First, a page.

We'll see just how well a high platter density can mask the performance impact of a lower spindle speed in a moment, but first, it's important to highlight why Western Digital opted to turn down the GreenPower's spindle speed in the first place. As one might expect, slower spindle speeds require less juice, giving GreenPowers lower rated power consumption than any other terabyte drives on the market. This reduction in power consumption is a nice perk for the Caviar GP, but it's an even bigger boon to the RE2-GP, which is likely to be deployed in multi-drive environments where power savings can really add up. In fact, Western Digital is so keen to push the RE2-GP's power efficiency in multi-drive environments that it's cooked up a web-based power consumption calculator to help prospective customers quantify the potential savings.
Despite being targeted at very different environments, the Caviar GP and RE2-GP are actually mechanically identical. The drives share similar feature sets, too, including support for an IntelliPark mechanism that moves the drive heads off the media at idle to reduce aerodynamic drag. WD's IntelliSeek just-in-time actuator delivery scheme is also under the hood, taking advantage of the rotational latency inherent to spinning media by only moving the drive head as fast as necessary—rather than as fast as possible—to get it into position for the next data point. WD also deploys a StableTrac motor in the 750GB and 1TB flavors of the RE2-GP, which secures its
bad self shaft at both ends rather than just one.
The RE2-GP comes with a few features missing from the Caviar GP. These RAID-specific optimizations include Rotary Acceleration Feed Forward (RAFF), which detects and compensates for the ambient vibrations typical of multi-drive environments, and Time-Limited Error Recovery (TLER), which restricts the amount of time a drive will attempt solo error recovery, lest it be dropped from a RAID array for being unresponsive for too long. Heroic as they may be, prolonged error recovery attempts are unnecessary in RAID environments, since RAID controllers prefer to handle error recovery on their own.Western Digital also provides additional validation testing for its enterprise-class drives, and although the RE2-GP isn't necessarily more reliable than its desktop counterpart, the drive benefits from two more years of warranty coverage. That won't guarantee the safety of your data for an additional two years, but with the RE2-GP, you should have a RAID array ensuring redundancy anyway.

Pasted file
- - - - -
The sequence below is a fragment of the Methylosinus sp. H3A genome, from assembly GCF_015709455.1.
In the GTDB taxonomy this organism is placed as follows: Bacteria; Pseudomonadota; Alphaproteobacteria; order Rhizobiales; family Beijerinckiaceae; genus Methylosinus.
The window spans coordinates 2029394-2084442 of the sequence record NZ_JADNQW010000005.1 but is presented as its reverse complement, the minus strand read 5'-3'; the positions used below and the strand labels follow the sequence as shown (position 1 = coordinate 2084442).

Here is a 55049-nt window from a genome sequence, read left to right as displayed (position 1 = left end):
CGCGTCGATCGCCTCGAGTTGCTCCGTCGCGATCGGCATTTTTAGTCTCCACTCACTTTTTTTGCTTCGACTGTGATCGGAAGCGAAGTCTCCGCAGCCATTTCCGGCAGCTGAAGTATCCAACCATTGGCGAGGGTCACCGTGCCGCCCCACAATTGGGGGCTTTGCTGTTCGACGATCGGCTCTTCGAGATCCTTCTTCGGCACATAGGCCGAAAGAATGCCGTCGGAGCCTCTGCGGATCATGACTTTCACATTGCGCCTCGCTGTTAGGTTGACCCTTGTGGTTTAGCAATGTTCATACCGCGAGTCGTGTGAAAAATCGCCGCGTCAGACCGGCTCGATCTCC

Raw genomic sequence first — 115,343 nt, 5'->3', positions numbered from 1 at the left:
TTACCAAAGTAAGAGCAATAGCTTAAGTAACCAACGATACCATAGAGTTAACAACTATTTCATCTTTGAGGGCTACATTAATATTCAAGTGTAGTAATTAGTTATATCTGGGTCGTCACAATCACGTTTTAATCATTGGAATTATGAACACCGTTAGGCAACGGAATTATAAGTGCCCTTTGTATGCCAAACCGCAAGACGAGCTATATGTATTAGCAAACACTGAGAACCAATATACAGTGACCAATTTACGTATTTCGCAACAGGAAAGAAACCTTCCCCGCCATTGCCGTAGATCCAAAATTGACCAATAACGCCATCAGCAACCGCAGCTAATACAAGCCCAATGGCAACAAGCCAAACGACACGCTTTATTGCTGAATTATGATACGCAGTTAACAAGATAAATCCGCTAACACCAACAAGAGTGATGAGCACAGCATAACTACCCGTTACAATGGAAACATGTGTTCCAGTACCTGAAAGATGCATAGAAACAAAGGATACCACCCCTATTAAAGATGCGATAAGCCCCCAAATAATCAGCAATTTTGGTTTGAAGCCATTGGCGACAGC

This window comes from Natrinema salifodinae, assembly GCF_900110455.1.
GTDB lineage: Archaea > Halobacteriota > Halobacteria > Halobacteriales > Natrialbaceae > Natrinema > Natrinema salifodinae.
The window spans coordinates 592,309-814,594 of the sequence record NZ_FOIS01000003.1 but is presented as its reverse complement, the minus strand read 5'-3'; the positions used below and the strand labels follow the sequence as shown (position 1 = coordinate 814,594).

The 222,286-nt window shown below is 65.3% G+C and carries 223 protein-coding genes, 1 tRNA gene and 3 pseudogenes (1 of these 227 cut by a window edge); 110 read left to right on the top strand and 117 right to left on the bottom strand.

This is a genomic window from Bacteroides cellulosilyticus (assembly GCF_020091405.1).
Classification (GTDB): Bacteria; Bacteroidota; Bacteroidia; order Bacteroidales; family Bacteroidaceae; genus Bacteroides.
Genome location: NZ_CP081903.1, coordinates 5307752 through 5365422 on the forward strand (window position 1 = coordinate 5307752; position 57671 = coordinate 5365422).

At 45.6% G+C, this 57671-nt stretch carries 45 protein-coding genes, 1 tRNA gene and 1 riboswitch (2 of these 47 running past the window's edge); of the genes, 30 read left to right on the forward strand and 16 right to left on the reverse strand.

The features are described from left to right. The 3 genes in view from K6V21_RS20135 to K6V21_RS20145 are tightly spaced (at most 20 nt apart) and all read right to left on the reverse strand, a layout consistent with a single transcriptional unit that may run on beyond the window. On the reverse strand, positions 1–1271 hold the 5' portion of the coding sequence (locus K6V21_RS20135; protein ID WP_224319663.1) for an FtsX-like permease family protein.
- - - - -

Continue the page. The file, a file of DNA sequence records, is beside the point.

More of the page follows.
|Wait, we're giving away $1500 in PC hardware?||5|
|Micro-bots are spooky cool, could be used in manufacturing||7|
|Nvidia GeForce 337.61 beta hotfix display driver released||10|
|AMD earnings previewed||24|
|Ars Technica reviews Windows Phone 8.1||33|
|Steam usage patterns reveal shameful number of unplayed games||59|
|Google buys Titan Aerospace||16|
|What's next after Google Glass? Try Google contact lenses||8|
|Major smartphone makers to integrate kill switches into future mobile devices||21|